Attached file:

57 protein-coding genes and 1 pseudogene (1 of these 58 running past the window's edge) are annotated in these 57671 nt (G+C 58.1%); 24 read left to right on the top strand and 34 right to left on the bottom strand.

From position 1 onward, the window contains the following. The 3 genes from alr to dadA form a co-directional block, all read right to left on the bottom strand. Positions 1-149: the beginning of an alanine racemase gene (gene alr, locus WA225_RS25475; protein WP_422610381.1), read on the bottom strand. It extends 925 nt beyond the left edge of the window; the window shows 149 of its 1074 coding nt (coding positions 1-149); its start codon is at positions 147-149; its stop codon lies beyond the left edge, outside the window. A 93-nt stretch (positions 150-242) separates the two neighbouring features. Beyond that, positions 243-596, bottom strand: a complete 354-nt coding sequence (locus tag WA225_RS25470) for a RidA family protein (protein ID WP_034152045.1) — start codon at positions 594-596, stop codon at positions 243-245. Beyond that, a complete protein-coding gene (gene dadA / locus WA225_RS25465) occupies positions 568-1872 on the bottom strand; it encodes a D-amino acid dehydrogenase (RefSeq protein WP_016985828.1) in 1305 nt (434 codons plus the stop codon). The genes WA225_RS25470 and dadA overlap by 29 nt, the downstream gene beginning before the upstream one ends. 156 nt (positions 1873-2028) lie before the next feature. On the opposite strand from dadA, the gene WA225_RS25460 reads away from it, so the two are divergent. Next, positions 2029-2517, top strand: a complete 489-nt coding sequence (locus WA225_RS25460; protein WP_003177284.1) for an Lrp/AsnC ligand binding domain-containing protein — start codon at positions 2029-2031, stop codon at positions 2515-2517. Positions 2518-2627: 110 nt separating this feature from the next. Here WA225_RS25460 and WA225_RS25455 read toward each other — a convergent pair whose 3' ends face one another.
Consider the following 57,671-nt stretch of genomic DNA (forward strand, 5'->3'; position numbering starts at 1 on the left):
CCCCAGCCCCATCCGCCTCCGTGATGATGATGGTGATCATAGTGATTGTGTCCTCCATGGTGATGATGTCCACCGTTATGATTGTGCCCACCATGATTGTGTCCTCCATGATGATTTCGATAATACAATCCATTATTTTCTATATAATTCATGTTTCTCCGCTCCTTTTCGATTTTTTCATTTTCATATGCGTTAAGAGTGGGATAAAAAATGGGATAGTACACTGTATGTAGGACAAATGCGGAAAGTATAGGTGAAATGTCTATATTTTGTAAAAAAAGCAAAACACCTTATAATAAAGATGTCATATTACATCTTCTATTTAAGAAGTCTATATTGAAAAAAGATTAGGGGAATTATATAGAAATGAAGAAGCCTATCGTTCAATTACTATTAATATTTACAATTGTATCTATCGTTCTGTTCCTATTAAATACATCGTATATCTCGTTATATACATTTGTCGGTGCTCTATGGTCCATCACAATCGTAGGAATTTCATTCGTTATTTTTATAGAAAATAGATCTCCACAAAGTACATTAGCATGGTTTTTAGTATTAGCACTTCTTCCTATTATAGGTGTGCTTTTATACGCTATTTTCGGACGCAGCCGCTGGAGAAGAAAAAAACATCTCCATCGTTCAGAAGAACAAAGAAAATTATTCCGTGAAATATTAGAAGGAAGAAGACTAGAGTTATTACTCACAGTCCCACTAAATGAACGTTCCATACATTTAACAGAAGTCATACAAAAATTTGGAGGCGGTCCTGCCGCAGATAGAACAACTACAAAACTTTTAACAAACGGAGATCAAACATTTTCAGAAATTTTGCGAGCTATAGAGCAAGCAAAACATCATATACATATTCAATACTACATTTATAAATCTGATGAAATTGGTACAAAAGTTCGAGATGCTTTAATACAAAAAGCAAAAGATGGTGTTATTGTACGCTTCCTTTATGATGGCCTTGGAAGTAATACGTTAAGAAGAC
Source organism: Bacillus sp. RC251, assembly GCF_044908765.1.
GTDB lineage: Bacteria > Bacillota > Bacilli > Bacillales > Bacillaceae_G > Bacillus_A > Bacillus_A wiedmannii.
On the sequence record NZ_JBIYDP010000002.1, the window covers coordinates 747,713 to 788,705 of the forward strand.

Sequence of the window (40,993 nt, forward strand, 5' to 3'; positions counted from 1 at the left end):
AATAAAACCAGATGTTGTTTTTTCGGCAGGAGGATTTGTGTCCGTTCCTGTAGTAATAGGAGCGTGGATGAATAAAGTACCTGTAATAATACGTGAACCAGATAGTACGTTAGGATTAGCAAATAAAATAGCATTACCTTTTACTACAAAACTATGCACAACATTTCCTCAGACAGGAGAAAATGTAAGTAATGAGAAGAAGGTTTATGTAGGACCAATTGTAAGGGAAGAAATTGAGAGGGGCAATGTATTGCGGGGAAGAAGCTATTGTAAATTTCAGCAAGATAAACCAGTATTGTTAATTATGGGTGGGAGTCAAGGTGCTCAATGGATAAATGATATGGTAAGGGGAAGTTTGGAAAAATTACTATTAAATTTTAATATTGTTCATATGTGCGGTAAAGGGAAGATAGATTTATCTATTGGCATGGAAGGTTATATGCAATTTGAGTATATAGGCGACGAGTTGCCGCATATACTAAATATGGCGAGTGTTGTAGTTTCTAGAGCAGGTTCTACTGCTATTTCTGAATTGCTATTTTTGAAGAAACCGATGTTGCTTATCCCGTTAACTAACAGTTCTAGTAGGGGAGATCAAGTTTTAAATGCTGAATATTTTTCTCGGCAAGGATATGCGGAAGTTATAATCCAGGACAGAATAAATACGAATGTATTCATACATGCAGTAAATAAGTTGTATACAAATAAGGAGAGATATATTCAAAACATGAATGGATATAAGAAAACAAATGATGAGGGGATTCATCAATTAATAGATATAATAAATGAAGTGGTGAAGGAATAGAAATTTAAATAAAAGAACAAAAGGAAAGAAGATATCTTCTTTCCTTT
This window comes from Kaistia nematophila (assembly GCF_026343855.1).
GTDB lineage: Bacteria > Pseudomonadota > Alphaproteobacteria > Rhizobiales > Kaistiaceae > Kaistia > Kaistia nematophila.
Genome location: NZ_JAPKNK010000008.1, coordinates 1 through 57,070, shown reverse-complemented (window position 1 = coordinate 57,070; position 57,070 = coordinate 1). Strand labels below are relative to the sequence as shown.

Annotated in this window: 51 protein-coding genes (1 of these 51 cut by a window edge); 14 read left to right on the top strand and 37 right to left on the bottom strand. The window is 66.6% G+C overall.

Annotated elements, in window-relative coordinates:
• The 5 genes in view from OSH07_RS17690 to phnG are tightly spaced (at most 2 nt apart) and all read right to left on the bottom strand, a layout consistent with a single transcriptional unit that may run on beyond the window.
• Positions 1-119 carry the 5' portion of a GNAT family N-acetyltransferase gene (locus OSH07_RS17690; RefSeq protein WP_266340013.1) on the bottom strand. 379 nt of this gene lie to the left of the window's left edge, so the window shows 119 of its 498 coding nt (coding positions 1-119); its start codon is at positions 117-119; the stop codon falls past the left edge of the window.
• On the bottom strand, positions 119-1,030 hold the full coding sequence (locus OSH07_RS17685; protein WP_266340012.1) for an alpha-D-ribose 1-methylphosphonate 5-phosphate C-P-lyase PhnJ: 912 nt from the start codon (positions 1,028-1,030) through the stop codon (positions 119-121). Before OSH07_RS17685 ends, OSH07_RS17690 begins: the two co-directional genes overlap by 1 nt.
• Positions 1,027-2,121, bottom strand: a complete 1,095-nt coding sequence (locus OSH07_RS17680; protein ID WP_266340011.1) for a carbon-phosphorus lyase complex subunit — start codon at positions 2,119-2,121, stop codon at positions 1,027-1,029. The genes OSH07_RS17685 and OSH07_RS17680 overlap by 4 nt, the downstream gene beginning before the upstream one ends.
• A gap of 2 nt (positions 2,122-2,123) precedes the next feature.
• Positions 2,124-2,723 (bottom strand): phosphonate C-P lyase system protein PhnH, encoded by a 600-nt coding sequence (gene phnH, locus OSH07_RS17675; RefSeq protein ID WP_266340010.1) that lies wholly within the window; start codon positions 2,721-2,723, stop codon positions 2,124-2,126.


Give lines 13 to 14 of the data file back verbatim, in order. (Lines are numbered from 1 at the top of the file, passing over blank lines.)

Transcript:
Annotated in this window: 51 protein-coding genes (1 of these 51 cut by a window edge); 14 read left to right on the top strand and 37 right to left on the bottom strand. The window is 66.6% G+C overall.

Annotated elements, in window-relative coordinates: